733 F2d 1146 McGruder v. L Necaise
733 F.2d 1146
Robert McGRUDER, Plaintiff-Appellant,
Albert L. NECAISE, William Eugene Henry and State of
United States Court of Appeals,
June 8, 1984.
Toxey H. Smith, Jr., Biloxi, Miss., for plaintiff-appellant.
William A. Allain, Atty. Gen., Bill Patterson, Asst. Atty. Gen., and R. Lloyd Arnold, Sp. Asst. Atty. Gen., Jackson, Miss., for defendants-appellees.
Appeal from the United States District Court for the Southern District of Mississippi.
Before REAVLEY, RANDALL and WILLIAMS, Circuit Judges.
REAVLEY, Circuit Judge:
We must determine whether certain threats allegedly made by the individual defendants during the course of plaintiff's prosecution were within the immunity extended to prosecutors and whether the State of Mississippi was entitled to its immunity under the Eleventh Amendment. The district court upheld both immunities and dismissed the complaint. We affirm.
* According to plaintiff's allegations, which we take as true, Robert McGruder was arrested in September 1981 and charged with stealing a small amount of beer. A Mississippi grand jury later indicted him as an habitual offender, and he was incarcerated in Biloxi, Mississippi. McGruder was seriously injured in a fire at the Biloxi jail in November 1981 and filed a civil action in federal court seeking compensation for his injuries from the county Board of Supervisors, the sheriff, and others.
In February 1983, District Attorney Albert Necaise authorized his assistant, William Henry, to offer to drop all criminal charges against McGruder if he would dismiss his civil action for damages relating to the fire. Henry extended the offer, or threat, to McGruder's court-appointed defense attorney, who communicated the offer to McGruder in late February. McGruder rejected the offer when told of it and repeated his rejection in early March. On March 15, 1983, Henry met with McGruder and his attorney and suggested to McGruder that he would not be able to spend his damages recovery from prison. McGruder rejected the offer again. He was convicted two days later and sentenced as an habitual offender to life in prison without possibility of parole. His appeal is pending before the Mississippi Supreme Court.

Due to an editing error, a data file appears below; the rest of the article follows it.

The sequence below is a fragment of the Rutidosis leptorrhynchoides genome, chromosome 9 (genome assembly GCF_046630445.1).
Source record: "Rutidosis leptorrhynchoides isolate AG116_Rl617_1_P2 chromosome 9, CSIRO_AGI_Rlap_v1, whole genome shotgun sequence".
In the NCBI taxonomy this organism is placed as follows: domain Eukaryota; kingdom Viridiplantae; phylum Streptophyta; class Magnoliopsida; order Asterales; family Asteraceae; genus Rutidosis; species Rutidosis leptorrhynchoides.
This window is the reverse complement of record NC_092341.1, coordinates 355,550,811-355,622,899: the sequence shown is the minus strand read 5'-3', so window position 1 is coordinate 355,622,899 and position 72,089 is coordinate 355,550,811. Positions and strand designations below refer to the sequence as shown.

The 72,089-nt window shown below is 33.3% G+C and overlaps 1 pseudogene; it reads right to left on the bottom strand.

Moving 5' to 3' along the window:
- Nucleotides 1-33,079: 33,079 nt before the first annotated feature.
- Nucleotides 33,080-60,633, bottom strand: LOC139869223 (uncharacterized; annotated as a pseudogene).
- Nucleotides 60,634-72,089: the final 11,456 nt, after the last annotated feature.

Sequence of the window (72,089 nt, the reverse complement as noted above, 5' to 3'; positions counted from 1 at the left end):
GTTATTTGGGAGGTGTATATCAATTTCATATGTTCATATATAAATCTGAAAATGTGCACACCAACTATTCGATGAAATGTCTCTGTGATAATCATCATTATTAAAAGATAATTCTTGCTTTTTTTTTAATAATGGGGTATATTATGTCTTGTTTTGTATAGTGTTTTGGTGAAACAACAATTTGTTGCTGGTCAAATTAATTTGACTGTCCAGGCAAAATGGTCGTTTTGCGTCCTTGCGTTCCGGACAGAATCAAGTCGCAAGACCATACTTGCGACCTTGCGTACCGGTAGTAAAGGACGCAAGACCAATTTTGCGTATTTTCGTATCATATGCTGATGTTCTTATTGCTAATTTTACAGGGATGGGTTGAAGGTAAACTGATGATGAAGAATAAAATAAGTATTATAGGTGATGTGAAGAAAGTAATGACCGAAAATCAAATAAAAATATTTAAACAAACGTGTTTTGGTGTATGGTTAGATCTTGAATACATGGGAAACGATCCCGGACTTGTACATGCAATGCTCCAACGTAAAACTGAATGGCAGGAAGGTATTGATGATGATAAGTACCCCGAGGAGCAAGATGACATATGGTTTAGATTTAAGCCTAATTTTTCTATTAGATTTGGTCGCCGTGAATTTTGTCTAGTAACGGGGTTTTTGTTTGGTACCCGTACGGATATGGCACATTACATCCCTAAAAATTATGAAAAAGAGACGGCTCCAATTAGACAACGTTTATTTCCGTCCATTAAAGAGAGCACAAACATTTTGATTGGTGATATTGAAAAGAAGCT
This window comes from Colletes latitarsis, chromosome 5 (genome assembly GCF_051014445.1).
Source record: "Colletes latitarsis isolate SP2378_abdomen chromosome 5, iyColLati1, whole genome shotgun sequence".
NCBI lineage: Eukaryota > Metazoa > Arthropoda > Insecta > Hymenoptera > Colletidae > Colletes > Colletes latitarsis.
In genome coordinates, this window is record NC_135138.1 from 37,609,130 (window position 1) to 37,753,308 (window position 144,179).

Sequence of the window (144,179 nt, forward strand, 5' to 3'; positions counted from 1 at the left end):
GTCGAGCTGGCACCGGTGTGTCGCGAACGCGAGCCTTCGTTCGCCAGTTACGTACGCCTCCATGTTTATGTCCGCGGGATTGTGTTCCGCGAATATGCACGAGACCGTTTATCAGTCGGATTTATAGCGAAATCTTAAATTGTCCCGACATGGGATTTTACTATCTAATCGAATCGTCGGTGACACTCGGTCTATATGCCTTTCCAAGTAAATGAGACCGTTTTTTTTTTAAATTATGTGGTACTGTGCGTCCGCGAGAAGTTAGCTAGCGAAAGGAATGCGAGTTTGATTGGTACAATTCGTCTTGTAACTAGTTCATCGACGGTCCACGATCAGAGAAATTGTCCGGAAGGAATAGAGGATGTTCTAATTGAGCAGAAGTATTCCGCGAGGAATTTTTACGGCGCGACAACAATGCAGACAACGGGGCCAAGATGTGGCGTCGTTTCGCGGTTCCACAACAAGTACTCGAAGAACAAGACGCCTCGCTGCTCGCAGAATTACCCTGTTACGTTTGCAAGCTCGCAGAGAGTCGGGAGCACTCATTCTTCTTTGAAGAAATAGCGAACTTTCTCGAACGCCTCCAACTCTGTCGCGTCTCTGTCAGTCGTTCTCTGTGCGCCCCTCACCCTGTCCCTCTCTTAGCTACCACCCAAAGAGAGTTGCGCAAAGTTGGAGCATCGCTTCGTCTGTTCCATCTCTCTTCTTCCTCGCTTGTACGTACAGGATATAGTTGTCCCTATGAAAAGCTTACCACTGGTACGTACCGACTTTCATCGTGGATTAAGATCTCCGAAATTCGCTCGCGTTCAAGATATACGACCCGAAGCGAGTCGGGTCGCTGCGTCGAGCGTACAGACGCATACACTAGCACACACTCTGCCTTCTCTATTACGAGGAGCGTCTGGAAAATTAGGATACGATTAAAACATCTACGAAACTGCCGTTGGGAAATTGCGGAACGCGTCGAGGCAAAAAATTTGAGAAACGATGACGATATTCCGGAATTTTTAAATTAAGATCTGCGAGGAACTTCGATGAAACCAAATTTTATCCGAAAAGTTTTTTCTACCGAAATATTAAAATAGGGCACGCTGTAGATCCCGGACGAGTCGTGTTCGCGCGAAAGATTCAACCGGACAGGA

McGruder filed this action in April 1983 against Necaise, Henry, and the State of Mississippi. He alleges that the defendant's threats violated his right to "free and equal" access to the courts. Count one seeks damages under 42 U.S.C. Sec. 1983; counts two and three seek an injunction against future threats by these defendants against McGruder or any other person who has filed or will file a civil action in connection with the fire at the Biloxi jail.1 The defendants moved to dismiss, arguing that the state was immune from suit under the Eleventh Amendment and that the individual defendants were immune as prosecutors. The district judge agreed and dismissed, apparently without a hearing, under Rule 12(b)(6), Fed.R.Civ.P.